Oastler mounted a major campaign in the spring of 1844 but he was unable to graft a '10 hour clause' on to the revised factory bill, shorn of its contentious educational clauses, which was reintroduced in early 1844. Ashley moved a ten hour amendment that carried with 95 Conservatives  supporting it.  Peel refused to accept ten hours or compromise with eleven hours and the bill was only passed  by threatening resignation unless his wayward supporters  rescinded their earlier vote. The Factory Act 1844 actually effected considerable improvements:

  • children [8-13] became 'half-timers', working six and a half hours
  • dangerous machinery was to be fenced in
  • women shared the young persons' 12 hour restriction
  • it was permissible for a factory to operate for fifteen hours in a day

There was, however, considerable disappointment in the textile towns and this provoked compromises and local negotiations. A series of conferences sought to maintain unity by reviving the Ten Hours Bill in Parliament, and after a wide winter campaign Ashley Cooper moved for leave to introduce it in January 1846. However, the debate over industrial conditions was now overshadowed by the nation-wide controversy over the Corn Laws. Ashley felt morally obliged to resign his seat and Fielden took his place as parliamentary leader but lost his seat in May. As another campaign was mounted in the autumn a gathering industrial recession weakened the case for opposition. Final Whig attempts to compromise on 11 hours were defeated and Fielden triumphed in May 1847 with the Ten Hours Act receiving the royal assent in June.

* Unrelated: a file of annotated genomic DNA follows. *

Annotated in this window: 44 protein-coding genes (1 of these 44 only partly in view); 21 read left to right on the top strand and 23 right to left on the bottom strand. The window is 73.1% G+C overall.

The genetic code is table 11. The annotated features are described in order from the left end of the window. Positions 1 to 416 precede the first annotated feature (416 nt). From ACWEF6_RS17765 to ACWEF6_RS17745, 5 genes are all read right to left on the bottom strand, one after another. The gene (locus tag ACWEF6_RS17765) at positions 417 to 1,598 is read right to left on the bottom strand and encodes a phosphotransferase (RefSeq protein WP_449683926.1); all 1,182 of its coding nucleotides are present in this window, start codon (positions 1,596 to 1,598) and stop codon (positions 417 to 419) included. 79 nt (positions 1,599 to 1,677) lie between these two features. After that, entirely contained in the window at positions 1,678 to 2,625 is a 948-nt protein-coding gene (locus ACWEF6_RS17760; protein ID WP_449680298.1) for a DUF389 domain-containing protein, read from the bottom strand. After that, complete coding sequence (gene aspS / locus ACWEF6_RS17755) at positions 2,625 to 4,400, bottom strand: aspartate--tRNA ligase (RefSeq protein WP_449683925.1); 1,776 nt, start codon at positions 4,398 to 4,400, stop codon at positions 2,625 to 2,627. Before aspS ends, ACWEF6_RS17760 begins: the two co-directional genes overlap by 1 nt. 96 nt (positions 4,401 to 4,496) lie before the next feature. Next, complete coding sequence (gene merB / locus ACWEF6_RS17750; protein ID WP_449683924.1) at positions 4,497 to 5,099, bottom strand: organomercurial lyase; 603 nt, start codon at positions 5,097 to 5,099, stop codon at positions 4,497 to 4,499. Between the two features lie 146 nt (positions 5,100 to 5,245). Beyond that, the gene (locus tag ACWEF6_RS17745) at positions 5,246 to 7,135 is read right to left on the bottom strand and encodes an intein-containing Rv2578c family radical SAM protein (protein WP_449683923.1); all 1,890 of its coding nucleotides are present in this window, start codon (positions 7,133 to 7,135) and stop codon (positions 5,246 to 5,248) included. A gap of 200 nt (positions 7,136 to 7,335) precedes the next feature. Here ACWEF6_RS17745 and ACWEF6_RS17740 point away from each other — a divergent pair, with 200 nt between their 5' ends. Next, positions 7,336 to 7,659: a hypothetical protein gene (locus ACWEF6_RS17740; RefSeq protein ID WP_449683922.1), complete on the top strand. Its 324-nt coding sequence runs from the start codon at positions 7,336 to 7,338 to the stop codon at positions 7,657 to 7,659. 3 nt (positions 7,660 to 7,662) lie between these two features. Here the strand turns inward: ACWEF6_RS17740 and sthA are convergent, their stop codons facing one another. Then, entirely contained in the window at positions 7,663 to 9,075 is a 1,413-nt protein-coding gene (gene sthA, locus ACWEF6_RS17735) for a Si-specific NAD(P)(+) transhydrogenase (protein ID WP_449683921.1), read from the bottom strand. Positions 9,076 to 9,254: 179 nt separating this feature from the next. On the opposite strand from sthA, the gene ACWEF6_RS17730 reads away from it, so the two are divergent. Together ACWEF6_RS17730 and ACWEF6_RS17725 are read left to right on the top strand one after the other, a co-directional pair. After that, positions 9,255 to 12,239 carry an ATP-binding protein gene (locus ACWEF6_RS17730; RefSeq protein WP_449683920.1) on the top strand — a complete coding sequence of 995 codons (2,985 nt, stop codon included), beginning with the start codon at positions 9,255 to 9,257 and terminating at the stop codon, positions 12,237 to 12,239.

Northern rejoicing was still premature. From 1848 there were reports of evasions in Lancashire and of masters' campaigns to repeal the Act. Several employers resorted to the relay system that meant that hours of work could not be enforced: the 15 hours per day clause in the 1844 Act had not been repealed. Gradually, a new campaign emerged to protect the Act but it was increasingly obvious that the Factory Movement was divided: Ashley Cooper and a 'liberal' group were prepared to accept some compromise while Oastler was not. A test case on the illegality of the relay system -- Ryder v Mills -- was heard in early 1850 and failed. The Factory Act 1850 increased weekly hours from 58 to 60 hours in return for banning relays by establishing a working day between 6 a.m. and 6 p.m. Attempts to include children in the standard day failed and, as a result, men might work 15 hours, aided by relays of children beyond the hours allowed for women and young persons. Children only received their fixed day in the 1853 Factory Act and Disraeli only restored the ‘10 hours’ in 1874. In the meantime, however, similar legislation had been extended to a wide range of workers.